"I Remain" - A Digital Archive of Letters, Manuscripts, and Ephemera
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Browse items from all subcategories of War and Politics.
Civil War
Within this section, letters suggest the emotional as well as physical and political hazards of administering a war against one's own country. A rare cipher letter written days before the Second Battle of Bull Run is here as well as political posters relating to General McClellan, and a postwar letter from Ulysses Grant praising Abraham Lincoln's leadership. As well, there are letters from political figures who would play an active role on the road to war: Robert E. Lee, Daniel Webster, and a letter from Zachary Taylor to his son-in-law, Jefferson Davis.
Cold War
Building on the extensive collection of Congressman Walters' correspondence, this category offers a glimpse into the Cold War preoccupation with communism and the activities of the Soviet Union in letters from Congressman Francis Walters to figures like J. Edgar Hoover, Cardinal Richard Cushing, and Dwight Eisenhower.
Early Republic
In addition to letters about the American Revolution (one of which is written from Yorktown), this section features a body of letters from important figures like Ben Franklin, Thomas Jefferson, John Jay, John Hancock, and Aaron Burr concerning the governance and administration of the early republic.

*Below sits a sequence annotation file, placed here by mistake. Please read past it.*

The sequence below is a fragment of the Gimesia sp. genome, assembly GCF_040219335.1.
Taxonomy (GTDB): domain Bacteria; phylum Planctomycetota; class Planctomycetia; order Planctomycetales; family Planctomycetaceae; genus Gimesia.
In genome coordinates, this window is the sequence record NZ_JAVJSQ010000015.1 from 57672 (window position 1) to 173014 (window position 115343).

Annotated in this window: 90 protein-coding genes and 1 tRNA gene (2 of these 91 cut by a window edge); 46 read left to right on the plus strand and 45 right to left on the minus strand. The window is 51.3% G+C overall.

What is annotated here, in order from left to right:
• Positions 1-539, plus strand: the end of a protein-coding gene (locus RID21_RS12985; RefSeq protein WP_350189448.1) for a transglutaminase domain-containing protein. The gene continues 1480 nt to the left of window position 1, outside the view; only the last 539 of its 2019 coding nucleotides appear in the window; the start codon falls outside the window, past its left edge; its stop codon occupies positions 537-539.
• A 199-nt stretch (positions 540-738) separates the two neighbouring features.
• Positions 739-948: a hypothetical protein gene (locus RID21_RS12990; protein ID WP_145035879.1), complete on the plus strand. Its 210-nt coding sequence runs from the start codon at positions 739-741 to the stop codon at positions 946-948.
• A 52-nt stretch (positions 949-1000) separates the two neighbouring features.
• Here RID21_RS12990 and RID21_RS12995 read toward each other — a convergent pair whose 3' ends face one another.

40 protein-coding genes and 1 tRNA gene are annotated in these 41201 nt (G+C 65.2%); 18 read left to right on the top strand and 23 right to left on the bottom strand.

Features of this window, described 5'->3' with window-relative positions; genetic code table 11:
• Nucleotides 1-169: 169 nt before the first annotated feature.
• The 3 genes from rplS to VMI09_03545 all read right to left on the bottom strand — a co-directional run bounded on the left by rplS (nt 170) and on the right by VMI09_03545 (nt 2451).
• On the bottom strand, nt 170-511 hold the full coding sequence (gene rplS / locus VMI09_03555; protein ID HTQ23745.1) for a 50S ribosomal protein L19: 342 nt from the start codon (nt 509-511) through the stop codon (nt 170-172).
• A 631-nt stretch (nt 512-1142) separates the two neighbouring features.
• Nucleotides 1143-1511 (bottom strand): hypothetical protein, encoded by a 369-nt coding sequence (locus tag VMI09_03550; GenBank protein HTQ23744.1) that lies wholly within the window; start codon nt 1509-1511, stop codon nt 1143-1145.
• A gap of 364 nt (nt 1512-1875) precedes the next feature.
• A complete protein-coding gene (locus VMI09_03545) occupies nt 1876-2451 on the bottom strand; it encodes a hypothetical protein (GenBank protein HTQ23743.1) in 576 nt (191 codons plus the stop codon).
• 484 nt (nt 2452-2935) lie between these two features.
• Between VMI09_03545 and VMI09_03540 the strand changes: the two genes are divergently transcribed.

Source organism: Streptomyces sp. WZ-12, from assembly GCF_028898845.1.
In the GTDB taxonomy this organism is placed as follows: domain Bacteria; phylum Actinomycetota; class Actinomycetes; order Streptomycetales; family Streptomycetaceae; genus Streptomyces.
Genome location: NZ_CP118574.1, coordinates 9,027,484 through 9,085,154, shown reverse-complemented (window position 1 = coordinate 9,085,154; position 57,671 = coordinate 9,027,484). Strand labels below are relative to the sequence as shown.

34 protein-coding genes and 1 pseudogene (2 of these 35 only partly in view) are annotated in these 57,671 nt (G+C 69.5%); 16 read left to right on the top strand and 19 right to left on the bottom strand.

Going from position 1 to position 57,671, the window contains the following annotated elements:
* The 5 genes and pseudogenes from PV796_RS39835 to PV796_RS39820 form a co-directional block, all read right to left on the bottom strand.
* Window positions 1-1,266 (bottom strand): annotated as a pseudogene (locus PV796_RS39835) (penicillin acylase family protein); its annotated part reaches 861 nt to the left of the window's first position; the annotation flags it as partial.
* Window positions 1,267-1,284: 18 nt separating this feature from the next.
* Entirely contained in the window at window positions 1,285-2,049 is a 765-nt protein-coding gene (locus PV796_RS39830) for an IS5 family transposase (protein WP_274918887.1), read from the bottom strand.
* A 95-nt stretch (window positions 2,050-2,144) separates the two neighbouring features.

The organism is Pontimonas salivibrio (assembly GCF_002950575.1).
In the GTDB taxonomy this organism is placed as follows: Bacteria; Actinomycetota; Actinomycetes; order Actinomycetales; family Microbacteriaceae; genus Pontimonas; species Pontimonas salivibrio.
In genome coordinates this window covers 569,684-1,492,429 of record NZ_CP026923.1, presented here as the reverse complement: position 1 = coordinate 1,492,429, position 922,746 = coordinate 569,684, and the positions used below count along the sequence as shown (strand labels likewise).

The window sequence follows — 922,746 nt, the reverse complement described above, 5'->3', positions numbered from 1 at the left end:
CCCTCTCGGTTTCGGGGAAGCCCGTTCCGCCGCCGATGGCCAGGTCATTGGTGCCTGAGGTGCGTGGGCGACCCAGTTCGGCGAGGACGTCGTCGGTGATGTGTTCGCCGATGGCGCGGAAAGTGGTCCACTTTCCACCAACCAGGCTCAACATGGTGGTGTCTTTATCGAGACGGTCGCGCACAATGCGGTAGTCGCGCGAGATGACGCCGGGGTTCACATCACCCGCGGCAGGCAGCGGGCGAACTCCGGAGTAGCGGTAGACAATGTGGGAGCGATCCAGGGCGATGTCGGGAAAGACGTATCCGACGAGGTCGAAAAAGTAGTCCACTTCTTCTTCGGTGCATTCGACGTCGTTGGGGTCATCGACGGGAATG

Networking
The concept of "networking" is by no means a new idea; the collection bears out the existence of a long tradition of a system of referral. The letters of introduction and recommendation within the collection by writers like Ben Franklin, John C. Calhoun, and Abraham Lincoln testify to a culture of referral in which powerful people could select their successors by endorsing their professional as well as personal qualifications in letters written to secure political appointments, military duties, access to institutions of learning, or even audiences with well-known people. In the case study of Congressman Walters' correspondence, the networking involves a dizzying series of thank you notes, congratulations accolades, and condolences (as well as responses by the recipients), the proliferation of which reinforces social connections in a political field.
Presidential Papers
The Presidential Papers contain letters, speeches, memos, and notes in which the Presidents engage in the business of administering domestic policy as well as national security and global issues in their correspondence with governors, senators, representatives, scientists, and ordinary citizens.
Warfare
Letters in the collection attest and respond to national conflicts; this section features a body of letters from the American Revolution to conflicts fought during the nineteenth and twentieth centuries including the French and Indian War, the War of 1812, the Mexican War, and World War I and II. The writers focus on issues of national defense, armament, postwar care and pensions for disabled veterans, the possibilities for peace, and speculation about the deployment of weapons-- from rifles to atomic bombs.
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